Hollywood 3d movies are actually usually not so great, at least for me, for a few reasons - I think, mainly, they are usually designed with a depth field that tries to not offend the senses of people who are more used to seeing in 3D as their everyday experience - especially to deal with headaches and such from the forced perspective, the depth fields in an average hollywood 3d movies are actually deliberatly toned down by reducing the parallax - or worse, up-converted into paper cutouts (this has become a lot more rare as up-convert technology has gotten better!). It's not that I don't enjoy them, but they don't have the same hyper-real sensation that I get from real 3d filmed media.

But then, they don't sometimes cause me to fall into a multi-day well of depression, either. So there's that. But with every euphoric high, I guess there must be a matching low.

But one of the weirdest experiences in my life was borrowing a friend's Optimus3D phone - much like the 3DS, it has an autostereo screen, but also a 1080P 3d camera. My friend had this set up with an app to stream the camera output to my projector, and looking around my own apartment, where I have lived for five years at that point. I was seeing the depth in it for the first time... I actually had to move, about three months later, as I could no longer stand to see it as the 2d world in which I otherwise lived. I would not do that again, but... I think you have to stare into the abyss of normality once, and have the abyss stare back into you.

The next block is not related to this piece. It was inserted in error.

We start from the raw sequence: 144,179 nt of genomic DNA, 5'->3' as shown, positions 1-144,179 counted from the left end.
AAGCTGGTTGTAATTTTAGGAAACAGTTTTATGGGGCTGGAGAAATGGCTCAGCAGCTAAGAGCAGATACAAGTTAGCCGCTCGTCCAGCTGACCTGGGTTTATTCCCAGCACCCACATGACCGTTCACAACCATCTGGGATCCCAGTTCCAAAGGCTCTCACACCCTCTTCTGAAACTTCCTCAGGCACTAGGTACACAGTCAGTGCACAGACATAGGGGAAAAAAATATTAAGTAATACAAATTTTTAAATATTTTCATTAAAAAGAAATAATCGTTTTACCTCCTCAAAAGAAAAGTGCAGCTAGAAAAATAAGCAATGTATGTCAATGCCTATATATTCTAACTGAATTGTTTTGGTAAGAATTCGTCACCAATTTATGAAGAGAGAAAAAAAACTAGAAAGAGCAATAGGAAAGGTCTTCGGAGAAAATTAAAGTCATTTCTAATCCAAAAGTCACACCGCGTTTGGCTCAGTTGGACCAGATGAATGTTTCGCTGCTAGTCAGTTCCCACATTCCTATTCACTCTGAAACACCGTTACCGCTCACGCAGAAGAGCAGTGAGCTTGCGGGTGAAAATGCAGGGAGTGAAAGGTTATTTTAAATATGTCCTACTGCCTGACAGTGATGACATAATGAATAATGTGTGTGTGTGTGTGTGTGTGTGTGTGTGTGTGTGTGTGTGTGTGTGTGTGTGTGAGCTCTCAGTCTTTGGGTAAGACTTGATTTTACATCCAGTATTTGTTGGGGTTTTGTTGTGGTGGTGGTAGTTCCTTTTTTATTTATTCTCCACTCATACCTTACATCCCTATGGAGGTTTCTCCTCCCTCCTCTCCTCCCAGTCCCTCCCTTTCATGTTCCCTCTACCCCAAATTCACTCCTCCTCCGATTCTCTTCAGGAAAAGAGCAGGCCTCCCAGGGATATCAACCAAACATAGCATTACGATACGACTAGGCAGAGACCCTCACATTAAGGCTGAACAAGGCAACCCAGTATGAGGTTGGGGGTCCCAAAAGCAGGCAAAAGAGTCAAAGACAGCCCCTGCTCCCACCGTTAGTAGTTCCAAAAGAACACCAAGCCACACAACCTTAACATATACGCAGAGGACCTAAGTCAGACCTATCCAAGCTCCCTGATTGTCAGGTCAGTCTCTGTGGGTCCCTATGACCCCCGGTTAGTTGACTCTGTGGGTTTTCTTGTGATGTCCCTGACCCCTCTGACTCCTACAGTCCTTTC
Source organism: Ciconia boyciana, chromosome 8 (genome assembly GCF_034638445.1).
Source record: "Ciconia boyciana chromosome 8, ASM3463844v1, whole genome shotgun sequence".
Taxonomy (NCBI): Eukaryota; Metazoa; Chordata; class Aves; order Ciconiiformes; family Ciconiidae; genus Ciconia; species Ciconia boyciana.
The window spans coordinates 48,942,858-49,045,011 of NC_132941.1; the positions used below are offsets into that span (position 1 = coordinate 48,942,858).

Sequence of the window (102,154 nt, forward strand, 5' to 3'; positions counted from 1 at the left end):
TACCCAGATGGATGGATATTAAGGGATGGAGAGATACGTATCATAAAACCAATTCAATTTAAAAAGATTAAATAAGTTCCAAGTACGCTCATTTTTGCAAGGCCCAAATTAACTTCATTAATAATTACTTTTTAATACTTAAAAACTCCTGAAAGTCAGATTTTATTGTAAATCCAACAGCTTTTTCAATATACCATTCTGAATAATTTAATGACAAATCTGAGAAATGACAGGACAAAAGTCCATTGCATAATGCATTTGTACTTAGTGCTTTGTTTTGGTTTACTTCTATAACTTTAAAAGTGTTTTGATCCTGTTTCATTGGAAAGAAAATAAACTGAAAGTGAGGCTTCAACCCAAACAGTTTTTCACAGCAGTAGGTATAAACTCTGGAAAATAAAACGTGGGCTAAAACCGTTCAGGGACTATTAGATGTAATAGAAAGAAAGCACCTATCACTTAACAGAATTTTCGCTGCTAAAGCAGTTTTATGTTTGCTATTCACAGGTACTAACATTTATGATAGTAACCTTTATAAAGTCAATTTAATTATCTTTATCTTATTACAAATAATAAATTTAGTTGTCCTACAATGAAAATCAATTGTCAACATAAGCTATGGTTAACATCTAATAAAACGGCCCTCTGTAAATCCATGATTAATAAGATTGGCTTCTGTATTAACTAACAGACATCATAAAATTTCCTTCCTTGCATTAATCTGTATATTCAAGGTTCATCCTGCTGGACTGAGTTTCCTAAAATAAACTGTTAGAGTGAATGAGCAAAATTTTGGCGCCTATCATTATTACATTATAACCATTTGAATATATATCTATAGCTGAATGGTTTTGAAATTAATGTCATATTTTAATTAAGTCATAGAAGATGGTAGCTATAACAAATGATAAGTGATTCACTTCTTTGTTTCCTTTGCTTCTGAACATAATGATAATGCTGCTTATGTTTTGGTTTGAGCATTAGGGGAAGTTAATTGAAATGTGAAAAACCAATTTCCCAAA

Forced 3d perspective is a bitch.
posted by jaymzjulian at 4:17 AM on May 1, 2013 [6 favorites]


Actually, I think people who can't see in 3D are naturally a little better at drawing than normal people because they see the world as flat already.

It also turns into interesting conversations with other artists who sneer at using photos for reference because "you miss the appearance of depth." LOOKS THE SAME TO ME.

(Yes, there are plenty of other reasons to draw from life, a blah blah blah)
posted by Dynex at 5:51 PM on May 1, 2013 [1 favorite]